Rates of development in mechanical engineering were the highest. Steps were taken for creation of unified energetic system in European part of the USSR. The total length of railroads in USSR increased. In 1957 the first in the world atomic ice-breaker, named "Lenin".

Development of Soviet economics in mid-50-s was carried out in conditions of accelerating technical progress. This is the time that Russian technical revolution began. Space research, broad chemical fertilisation in agriculture, development of electronics.

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In the years of the seven-year plan (1959-1965) about 5500 large-scale industrial enterprises were built. Capital funds in industry doubled. Total power of electric plants doubled plus. A real breakthrough was achieved in chemical industry, where 500 new big production units appeared. Growth of production volume was higher than the planned one. Considerable success was noticeable in oil and natural gas extraction. The fuel balance of the country changed dramatically.

In July of 1956 the first Soviet jet passenger plane, TU-104 took off. In 1957 a multy-stage ballistic rocket was launched. On October 4, 1957 the first Soviet sputnik started. The Soviet Union became pioneer in cosmic space development. On April 12, 1961Yury Gagarin carried out the first in the history of mankind flight into cosmic space.

Mass media didn't fall behind as well. The radio net covered the whole territory of the country. In 1958 there functioned 53 television centres, and the total number of televisions was 3 mln., while in 1953 the number of the centres in the country was 3, and that of televisions - 200 thousand.

At the same time a few branches of industry seriously fell behind, couldn't cope with the planned labours. First of all this refers to agriculture, and to many branches of light industry. One of the reasons of the situation was the fact that in 1955 concept about a speedy development of group "B" industries was sharply opposed by Nikita Khrushev. That led to the situation when group "B" industries chronically suffered scarcity of monetary means from the budget.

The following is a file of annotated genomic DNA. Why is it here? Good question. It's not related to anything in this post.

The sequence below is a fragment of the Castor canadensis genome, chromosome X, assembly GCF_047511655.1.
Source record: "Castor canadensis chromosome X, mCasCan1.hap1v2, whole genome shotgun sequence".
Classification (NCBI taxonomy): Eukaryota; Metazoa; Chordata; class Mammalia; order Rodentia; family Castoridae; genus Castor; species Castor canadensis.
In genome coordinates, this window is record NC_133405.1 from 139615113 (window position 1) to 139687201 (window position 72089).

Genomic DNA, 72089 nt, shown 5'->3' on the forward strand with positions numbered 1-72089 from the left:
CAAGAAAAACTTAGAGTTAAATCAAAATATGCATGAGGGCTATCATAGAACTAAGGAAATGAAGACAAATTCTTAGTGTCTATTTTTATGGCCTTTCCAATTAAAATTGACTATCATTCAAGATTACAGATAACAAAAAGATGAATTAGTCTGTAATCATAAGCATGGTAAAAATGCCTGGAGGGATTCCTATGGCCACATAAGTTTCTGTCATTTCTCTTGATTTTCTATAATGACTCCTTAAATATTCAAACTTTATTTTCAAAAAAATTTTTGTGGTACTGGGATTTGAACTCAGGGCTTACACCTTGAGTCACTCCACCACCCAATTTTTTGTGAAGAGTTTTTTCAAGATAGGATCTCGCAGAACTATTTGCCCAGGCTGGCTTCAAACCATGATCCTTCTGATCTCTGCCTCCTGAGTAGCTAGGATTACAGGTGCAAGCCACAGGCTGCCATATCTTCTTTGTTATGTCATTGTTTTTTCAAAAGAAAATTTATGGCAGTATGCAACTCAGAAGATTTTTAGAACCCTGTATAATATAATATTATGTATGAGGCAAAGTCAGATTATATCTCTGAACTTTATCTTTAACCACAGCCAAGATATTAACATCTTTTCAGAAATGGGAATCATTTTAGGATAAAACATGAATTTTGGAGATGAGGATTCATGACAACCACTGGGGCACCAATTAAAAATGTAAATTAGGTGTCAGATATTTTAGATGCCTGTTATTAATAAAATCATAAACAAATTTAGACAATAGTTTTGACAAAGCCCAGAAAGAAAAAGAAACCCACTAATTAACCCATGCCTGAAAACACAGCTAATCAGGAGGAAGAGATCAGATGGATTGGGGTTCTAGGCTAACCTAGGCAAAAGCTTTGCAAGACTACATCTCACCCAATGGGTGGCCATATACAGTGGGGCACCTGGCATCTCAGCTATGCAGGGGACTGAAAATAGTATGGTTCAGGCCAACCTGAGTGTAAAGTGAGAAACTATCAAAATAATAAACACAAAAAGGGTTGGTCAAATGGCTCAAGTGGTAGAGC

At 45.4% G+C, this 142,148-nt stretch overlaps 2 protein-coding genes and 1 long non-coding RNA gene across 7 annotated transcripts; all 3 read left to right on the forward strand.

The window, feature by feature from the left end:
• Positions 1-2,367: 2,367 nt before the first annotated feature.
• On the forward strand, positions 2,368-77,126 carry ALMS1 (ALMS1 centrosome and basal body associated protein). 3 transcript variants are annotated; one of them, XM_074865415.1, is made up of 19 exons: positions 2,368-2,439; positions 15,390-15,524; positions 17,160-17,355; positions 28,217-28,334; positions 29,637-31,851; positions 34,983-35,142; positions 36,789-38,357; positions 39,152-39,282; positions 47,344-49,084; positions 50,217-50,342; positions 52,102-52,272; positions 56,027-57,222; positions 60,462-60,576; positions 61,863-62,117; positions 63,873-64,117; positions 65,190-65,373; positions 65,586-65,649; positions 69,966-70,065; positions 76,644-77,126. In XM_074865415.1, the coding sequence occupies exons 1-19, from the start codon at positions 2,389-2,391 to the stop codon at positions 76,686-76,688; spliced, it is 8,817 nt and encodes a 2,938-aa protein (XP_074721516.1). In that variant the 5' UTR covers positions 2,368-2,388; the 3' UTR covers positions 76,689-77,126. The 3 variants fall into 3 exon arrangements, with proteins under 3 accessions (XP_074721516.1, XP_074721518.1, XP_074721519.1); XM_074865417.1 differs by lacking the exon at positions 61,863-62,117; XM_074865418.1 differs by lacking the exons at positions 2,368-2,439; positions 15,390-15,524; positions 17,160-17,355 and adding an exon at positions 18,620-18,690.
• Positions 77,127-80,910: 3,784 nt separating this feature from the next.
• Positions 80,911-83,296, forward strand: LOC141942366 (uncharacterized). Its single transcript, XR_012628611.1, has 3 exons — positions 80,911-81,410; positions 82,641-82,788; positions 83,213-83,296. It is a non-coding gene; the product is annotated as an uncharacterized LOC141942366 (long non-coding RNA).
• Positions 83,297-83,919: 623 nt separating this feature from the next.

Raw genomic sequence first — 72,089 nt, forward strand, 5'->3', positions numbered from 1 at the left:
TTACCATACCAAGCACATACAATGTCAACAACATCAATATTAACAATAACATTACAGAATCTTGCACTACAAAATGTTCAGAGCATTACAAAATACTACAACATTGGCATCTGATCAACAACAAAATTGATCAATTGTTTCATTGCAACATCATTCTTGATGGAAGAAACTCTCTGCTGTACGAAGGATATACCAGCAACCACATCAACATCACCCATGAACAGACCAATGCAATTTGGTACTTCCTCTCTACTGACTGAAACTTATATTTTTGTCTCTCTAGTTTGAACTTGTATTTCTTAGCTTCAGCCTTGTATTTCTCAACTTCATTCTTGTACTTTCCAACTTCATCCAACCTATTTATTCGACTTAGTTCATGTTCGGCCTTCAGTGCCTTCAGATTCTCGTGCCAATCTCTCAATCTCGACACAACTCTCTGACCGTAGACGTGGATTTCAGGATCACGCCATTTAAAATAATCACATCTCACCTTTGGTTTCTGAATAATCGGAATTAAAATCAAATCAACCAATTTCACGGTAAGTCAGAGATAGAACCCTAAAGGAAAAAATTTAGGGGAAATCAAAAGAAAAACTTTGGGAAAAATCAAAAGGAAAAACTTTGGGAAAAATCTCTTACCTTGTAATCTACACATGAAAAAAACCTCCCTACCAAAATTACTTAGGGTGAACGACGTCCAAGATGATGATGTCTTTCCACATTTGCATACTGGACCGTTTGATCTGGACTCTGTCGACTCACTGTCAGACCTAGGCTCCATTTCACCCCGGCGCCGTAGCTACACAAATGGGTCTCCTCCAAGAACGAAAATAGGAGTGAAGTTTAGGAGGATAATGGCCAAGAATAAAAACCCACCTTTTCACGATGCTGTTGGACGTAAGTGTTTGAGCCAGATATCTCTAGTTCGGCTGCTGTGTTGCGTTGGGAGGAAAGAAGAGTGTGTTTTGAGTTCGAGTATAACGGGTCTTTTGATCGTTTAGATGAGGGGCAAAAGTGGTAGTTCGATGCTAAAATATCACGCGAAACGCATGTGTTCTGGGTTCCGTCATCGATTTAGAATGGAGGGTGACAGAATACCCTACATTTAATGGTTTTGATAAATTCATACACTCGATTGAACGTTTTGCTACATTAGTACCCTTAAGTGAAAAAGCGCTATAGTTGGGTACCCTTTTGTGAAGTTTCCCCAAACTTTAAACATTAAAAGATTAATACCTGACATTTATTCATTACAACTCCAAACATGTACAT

Another reason: constant difficulties in the country's agriculture. Finance injections didn't result in structural changes in land use, since the farmer wasn't master of his land and his labour results. Aside from constant financial assistance, it was planned to solve the problem in two directions: (1) by means of broadening of cultivated area, primarily through reclamation of virgin soil, and (2) by means of giving some economic self-dependency to the agricultural units.

In the years of the seven-year plan output growth in agriculture went down. The main reasons were: unskilled use of the land and technics, rude administrative interference into the production units' affairs, and unfair limitation of farmers' private plots of land.

In the years of the "Thaw" living level of the USSR citizens increased. In cities it was still higher than in rural area. Common workers, not only administrative workers, began to get separate accommodations with every convenience. In 1956-1960 all workers and federal clerks moved to the 7-hour working day (6-hour day in the underground and harmful works). In 1956 practically pensions were doubled.

During the period of the seven-year plan the country's housing stock increased 40%. Those were of course rather small, low-ceiling, stuffy flats, but anyway the sharpness of the problem was abated.

Democratisation of social life caused rise of working activity. New working initiatives appear. Together with manufacture questions innovators put forward a broad circle of social ones, including rise of education level, of working qualification etc.

At the same time the end of the "Thaw" period was marked with the first open, though poorly organised protests against the USSR political system. In June , 1962 in the city of Novocherkassk a demonstration of workers, demanding improvement of living conditions, took place. The demonstration was scattered by the help of soldiers.

The CPSU after the XX Congress

All the main decisions in the country were taken with participation and under party's control, in accordance with its "general line". The Communist party was divided into kind of three levels: "soldier" manpower, party bureaucracy and the top layer.

As for the "soldier" manpower, there happened many changes. Trying to lean on the force, opposing the party bureaucracy, N. Khrushev stimulated in some way or other intraparty democracy. Meaning of party meetings increased, as well as responsibility of elected delegates. Number of Conferences increased also, as well as the amount of party members.